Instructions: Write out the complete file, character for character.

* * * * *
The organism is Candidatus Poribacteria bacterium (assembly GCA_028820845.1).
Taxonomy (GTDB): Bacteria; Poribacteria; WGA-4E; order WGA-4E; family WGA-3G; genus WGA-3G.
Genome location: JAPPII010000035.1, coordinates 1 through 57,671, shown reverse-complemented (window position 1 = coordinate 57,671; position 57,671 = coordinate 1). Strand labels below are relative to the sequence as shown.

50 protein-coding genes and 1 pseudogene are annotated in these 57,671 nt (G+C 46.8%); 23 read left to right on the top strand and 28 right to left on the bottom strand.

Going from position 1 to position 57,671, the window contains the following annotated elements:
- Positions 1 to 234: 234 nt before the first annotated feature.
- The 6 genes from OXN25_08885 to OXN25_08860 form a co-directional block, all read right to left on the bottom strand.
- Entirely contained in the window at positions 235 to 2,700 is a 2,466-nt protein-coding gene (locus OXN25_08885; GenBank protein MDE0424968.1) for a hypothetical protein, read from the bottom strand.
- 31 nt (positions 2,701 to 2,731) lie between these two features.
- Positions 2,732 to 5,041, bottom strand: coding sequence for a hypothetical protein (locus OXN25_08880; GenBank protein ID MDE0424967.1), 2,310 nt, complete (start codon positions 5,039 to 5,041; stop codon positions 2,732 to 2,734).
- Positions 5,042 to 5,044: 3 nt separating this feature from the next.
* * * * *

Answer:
The organism is Candidatus Poribacteria bacterium (assembly GCA_028820845.1).
Taxonomy (GTDB): Bacteria; Poribacteria; WGA-4E; order WGA-4E; family WGA-3G; genus WGA-3G.
Genome location: JAPPII010000035.1, coordinates 1 through 57,671, shown reverse-complemented (window position 1 = coordinate 57,671; position 57,671 = coordinate 1). Strand labels below are relative to the sequence as shown.

50 protein-coding genes and 1 pseudogene are annotated in these 57,671 nt (G+C 46.8%); 23 read left to right on the top strand and 28 right to left on the bottom strand.

Going from position 1 to position 57,671, the window contains the following annotated elements:
- Positions 1 to 234: 234 nt before the first annotated feature.
- The 6 genes from OXN25_08885 to OXN25_08860 form a co-directional block, all read right to left on the bottom strand.
- Entirely contained in the window at positions 235 to 2,700 is a 2,466-nt protein-coding gene (locus OXN25_08885; GenBank protein MDE0424968.1) for a hypothetical protein, read from the bottom strand.
- 31 nt (positions 2,701 to 2,731) lie between these two features.
- Positions 2,732 to 5,041, bottom strand: coding sequence for a hypothetical protein (locus OXN25_08880; GenBank protein ID MDE0424967.1), 2,310 nt, complete (start codon positions 5,039 to 5,041; stop codon positions 2,732 to 2,734).
- Positions 5,042 to 5,044: 3 nt separating this feature from the next.